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Sustainability is good for business​​ in the fashion industry

By Vivian Hendriksz

9 May 2018


London - Everyone knows that sustainable and social practices are better for the environment and workers - but as it turns out, sustainability is also good business for the fashion industry, according to a new report.

75 percent of the industry’s global fashion companies improved their environmental and social performance over the past year, a move which has affected their businesses in a positive way, according to the 2018 edition of the Pulse of the Fashion Industry report from the Global Fashion Agenda and The Boston Consulting Group. However, the rate of change concerning sustainability is still not going fast enough or reaching far enough, argues the report.

Sustainability means good business

The annual in-depth assessment of the fashion industry’s environmental and social performance draws on the Sustainable Apparel Coalition’s High Index, a survey of 90 senior managers and more than 50 interviews. Over the past year, the Pulse Score of the fashion industry improved from 32 points to 38 out of 100, confirming that sustainability is becoming a key part of companies corporate agenda.

The report shares the industry’s current Pulse Score, a performance measure of the sector by type of company, size, region, and stage in the value chain each year. From the executives questioned, 52 percent stated that environmental and social targets acted as a guiding principle for close to every strategic decision made, an increase of 18 percentage points from last year.

Sustainability found to be influencing fashion companies decisions at an executive level

“I’m excited that sustainability finally has been taken out of the lab and into the boardroom,” said Morten Lehmann, chief sustainability officer at GFA in a statement. “To find out that the topic influences decision-making at a strategic level leaves me with optimism." However, although the report highlights how the fashion industry is becoming more sustainable, the various different segments of the sector were found to be moving at very different speeds.

The report found that nearly all the progress in terms of sustainability came from companies in the mid-price segment, which accounts for half of the fashion industry. Although this progress is encouraging, small companies within the entry-price segments were found to be lagging behind the most.

In addition, the Pulse Report also found that some of the front-runners in terms of sustainability as well as large fashion companies have hit a technological and infrastructural ceiling on their advances, with little to no Pulse Score improvement this year. This is a critical finding as they are leading the way for the rest of the industry and should be improving year on year.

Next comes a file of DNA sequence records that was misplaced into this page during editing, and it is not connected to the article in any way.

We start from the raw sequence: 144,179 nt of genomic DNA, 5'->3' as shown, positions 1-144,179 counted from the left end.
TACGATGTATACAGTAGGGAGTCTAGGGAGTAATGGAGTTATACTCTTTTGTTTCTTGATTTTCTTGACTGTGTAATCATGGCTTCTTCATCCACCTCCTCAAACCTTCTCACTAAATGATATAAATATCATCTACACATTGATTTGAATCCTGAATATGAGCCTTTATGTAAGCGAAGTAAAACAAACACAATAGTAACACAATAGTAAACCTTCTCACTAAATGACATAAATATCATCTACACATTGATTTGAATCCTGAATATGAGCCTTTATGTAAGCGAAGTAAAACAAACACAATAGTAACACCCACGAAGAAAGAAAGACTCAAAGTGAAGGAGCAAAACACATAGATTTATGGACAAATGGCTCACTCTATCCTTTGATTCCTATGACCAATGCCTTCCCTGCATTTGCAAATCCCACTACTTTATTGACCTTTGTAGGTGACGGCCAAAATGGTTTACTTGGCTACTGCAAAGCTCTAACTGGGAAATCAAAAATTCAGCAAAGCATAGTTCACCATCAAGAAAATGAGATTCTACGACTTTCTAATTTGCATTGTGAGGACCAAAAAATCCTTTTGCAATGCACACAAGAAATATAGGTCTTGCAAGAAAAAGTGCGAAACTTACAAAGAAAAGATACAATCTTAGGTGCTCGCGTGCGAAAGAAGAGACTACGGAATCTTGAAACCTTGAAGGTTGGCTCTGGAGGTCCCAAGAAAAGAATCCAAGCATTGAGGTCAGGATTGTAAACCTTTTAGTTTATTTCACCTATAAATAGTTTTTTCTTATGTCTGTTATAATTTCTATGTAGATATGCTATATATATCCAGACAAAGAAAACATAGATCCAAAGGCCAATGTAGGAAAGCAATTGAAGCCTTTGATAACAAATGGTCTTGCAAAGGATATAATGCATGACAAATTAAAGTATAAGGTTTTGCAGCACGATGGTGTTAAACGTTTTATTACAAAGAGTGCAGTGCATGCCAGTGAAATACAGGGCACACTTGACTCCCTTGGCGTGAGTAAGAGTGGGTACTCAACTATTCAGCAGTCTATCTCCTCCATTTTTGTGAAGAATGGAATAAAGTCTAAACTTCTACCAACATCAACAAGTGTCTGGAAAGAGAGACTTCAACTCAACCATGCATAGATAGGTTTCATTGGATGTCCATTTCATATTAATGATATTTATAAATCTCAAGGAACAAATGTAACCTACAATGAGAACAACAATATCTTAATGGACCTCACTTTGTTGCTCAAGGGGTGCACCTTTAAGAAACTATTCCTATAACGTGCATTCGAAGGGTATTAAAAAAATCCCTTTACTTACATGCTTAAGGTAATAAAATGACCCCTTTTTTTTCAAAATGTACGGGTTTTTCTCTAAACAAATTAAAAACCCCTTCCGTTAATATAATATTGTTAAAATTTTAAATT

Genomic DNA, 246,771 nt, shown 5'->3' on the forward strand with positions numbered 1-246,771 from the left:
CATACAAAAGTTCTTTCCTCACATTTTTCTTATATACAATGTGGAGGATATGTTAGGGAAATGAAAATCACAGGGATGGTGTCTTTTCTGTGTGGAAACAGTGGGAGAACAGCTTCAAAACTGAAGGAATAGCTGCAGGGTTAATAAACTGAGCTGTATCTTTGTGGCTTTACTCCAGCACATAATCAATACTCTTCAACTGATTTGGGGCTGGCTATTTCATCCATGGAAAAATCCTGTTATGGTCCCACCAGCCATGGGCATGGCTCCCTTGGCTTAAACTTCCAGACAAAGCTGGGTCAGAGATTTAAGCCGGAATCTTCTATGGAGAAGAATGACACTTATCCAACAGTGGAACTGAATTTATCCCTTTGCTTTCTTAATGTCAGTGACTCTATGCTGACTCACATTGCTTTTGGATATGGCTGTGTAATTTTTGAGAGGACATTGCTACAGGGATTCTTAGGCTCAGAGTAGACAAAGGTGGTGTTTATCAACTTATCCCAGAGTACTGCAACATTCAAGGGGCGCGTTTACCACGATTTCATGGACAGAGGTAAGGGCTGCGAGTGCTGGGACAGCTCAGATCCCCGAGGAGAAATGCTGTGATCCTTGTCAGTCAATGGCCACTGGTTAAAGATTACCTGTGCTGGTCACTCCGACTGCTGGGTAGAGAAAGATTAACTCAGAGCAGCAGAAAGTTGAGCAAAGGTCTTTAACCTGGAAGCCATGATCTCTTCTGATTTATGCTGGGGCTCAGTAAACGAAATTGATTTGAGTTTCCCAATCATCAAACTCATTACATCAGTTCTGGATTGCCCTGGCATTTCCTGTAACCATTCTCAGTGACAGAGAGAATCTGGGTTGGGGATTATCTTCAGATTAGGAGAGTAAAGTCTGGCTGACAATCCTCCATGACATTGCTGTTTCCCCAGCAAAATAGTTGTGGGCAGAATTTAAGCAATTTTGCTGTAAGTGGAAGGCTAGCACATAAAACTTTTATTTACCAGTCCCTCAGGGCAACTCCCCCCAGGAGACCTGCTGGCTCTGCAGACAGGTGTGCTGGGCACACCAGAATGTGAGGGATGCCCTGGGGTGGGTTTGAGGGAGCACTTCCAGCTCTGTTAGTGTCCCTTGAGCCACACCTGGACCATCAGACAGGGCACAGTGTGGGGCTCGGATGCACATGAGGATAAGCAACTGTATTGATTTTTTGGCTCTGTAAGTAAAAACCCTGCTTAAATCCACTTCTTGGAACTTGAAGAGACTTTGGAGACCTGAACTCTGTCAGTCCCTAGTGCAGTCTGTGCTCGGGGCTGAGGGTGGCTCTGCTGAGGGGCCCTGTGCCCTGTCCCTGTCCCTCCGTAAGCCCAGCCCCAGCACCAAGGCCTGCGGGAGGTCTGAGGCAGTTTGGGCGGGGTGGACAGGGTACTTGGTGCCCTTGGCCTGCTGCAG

Even worse, however, is the fact that nearly one-third of the fashion industry has yet to take action and work to become more sustainable. Last year saw the report measure the financial consequences of not taking action in sustainability. This year, the Pulse Report measured the financial gain of becoming more sustainable.

New data and calculations from the Boston Consulting Group and GFA show that investments in resource efficiency, secure work environments and sustainable materials all have the potential to improve companies EBIT margin by up to 1-2 percentage points by 2030. "The impact goes beyond brand building and risk management. Sustainability can actually increase profitability for fashion companies,” added Sebastian Boger, a partner at BCG.

The case for sustainability grows even stronger once the profitability uplift from taking action is compared to continuing business as usual, with the latter resulting in a decline in the EBIT margin by 3-4 percentage points by 2030. In order to ensure fashion companies are all on the path to long-term prosperity financially, socially and environmentally, the report once more stressed the urgency of a collaborative effort to push the boundaries of what is possible today. “To achieve lasting impact at scale, the industry needs systemic change through leadership, innovation, and collaboration,” argued the GFA. Although there are a number of promising, disruptive innovations available on the market to move the industry, the overall success depends on a strong ecosystem that is linked to the efforts of regulators, consumers, nongovernmental organisations, and other stakeholders. ​

​ "The Pulse of the Fashion Industry 2018 report highlights the need for greater innovation to go beyond today's existing solutions and create disruptive change,” added Rick Darling, executive director, Li & Fung Trading. “It provides inspiration on what the industry should look for to futureproof continued progress. At Li & Fung we believe that digitalisation will play an increasingly important role in scaling progress across the industry." ​

Photo credit: Global Fashion Agenda

Global Fashion Agenda